A gardening opportunity just blew in

When a tree was blown down in the garden, it presented opportunities to make some changes.

Courtesy of Gene Bush
When a large red elm in the middle of the garden was blown down by a strong wind, it created many changes in the landscape, including opportunities to try some new plants.

Remember the classic vampire flicks where the camera entered a bedroom large enough to sleep a royal family?

Always present were very large windows or French doors to the right of the calm room. Suddenly, a powerful and dramatic wind drove sheer draperies almost straight out into the room while simultaneously the double doors or window shutters slammed shut.

You knew without a doubt that the heroine was going to receive an unexpected guest who was batty for late night snacks.

Sometimes opportunity blows in on a sudden and dramatic wind. Perhaps you may not even know opportunity for whom, our heroine or the vampire.

When I began gardening, one of the mature trees becoming the centerpiece of the garden was a red, or slippery, elm (Ulmus rubra). Over the years, it anchored a space along a small wet-weather stream.

The base of the tree has seen many plant companions over the past 20 years. Last, and most permanent, has been Arum italicum in drifts with hellebores and ferns.

Each year, something new happened

But in spring about five years ago, the tree leafed out and then proceeded to drop every leaf, to die seemingly overnight.

Making the most of my predicament, I renamed the tree "my woodpecker breakfast nook" to help out my favorite feathered friends, and to keep from arborists from stomping around in my garden. I also transplanted a climbing hydrangea (Schizophragma 'Moonlight') at the base to dress up the dead tree.

Last year winds took out about one-fourth of the top of the red elm, dropping debris on my white-blooming redbud, destroying a large section of it.

This spring, strong winds root-wadded and toppled the entire tree, taking out another section of the redbud. Overall, I was very fortunate, for the tree fell in the middle of the main path, avoiding other trees and shrubs, and we were able to clean up the mess without resorting to walking on newly emerging plants.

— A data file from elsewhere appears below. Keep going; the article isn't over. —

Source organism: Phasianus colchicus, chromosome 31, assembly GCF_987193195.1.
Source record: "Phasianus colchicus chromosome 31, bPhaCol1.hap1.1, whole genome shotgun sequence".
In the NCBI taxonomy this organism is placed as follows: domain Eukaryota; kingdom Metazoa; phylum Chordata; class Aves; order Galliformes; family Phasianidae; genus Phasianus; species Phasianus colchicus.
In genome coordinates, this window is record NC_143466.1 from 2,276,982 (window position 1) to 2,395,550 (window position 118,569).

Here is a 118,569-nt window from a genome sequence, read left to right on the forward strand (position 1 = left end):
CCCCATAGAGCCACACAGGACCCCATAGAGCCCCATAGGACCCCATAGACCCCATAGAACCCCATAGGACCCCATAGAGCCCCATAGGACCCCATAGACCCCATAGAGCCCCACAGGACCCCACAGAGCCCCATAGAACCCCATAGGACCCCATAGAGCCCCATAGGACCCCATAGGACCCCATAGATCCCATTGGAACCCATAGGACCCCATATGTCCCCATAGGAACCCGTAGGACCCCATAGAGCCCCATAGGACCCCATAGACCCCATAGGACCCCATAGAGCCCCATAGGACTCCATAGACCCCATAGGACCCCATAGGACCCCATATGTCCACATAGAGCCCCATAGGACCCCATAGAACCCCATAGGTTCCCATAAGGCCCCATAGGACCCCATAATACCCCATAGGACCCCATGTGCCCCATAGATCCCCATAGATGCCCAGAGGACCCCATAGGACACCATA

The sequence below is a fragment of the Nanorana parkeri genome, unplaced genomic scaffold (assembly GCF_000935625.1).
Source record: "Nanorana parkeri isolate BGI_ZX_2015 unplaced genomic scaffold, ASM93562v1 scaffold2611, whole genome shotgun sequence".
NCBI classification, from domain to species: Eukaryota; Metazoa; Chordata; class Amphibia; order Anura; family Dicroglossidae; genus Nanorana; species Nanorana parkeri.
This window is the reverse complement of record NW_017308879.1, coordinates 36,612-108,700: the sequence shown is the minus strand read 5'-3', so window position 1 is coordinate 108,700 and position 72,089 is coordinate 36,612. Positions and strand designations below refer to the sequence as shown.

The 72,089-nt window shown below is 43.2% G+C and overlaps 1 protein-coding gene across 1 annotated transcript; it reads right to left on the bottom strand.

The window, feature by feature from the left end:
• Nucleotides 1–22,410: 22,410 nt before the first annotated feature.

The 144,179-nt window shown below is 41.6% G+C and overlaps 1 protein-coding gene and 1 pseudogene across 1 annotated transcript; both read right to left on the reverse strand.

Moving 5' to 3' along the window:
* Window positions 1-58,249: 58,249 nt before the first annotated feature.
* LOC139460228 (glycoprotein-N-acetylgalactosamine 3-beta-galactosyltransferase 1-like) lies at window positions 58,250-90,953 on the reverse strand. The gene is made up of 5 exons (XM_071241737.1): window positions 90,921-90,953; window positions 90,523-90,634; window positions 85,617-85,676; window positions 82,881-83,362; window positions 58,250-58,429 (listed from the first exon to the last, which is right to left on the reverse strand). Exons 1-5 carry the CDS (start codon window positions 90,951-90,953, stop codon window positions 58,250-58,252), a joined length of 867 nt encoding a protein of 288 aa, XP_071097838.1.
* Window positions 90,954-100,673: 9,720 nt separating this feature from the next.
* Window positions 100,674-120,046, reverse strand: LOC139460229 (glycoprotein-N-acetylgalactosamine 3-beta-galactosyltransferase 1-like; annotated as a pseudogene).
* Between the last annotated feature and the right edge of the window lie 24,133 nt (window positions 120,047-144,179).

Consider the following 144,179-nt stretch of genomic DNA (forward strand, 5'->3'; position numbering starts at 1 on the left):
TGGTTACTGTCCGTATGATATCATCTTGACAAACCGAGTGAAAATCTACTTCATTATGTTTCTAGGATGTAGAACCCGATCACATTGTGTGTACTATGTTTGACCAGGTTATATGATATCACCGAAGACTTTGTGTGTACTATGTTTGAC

Coping with the changes

The death of that one tree has brought a lot of unexpected changes to my garden, and both my plants and I have had to adjust. While I regret the loss of a mature tree in my garden, those forced changes also became an opportunity.

The remaining stump and roots are too large to move, so the trunk is about to become support for a native clematis to scramble over.

The hole where the roots once were now will be filled with good soil. I am focused on a new, exotic tree to take up residence where the red elm once stood, to one day hold a climbing hydrangea of its own.

My dramatic wind turned out to be less than the forecast tornado. If I feel a presence in my garden other than myself, it is the call of a garden center with the name of a new tree. However, just to play it safe, I may transplant a few sprigs of garlic beside the garden gate.


Gene Bush, a nationally known garden writer, photographer, lecturer, and nursery owner, gardens on a shaded hillside in southern Indiana. His website is He also writes the Garden Clippin's Newsletter. To read more by Gene at Diggin' It, click here.

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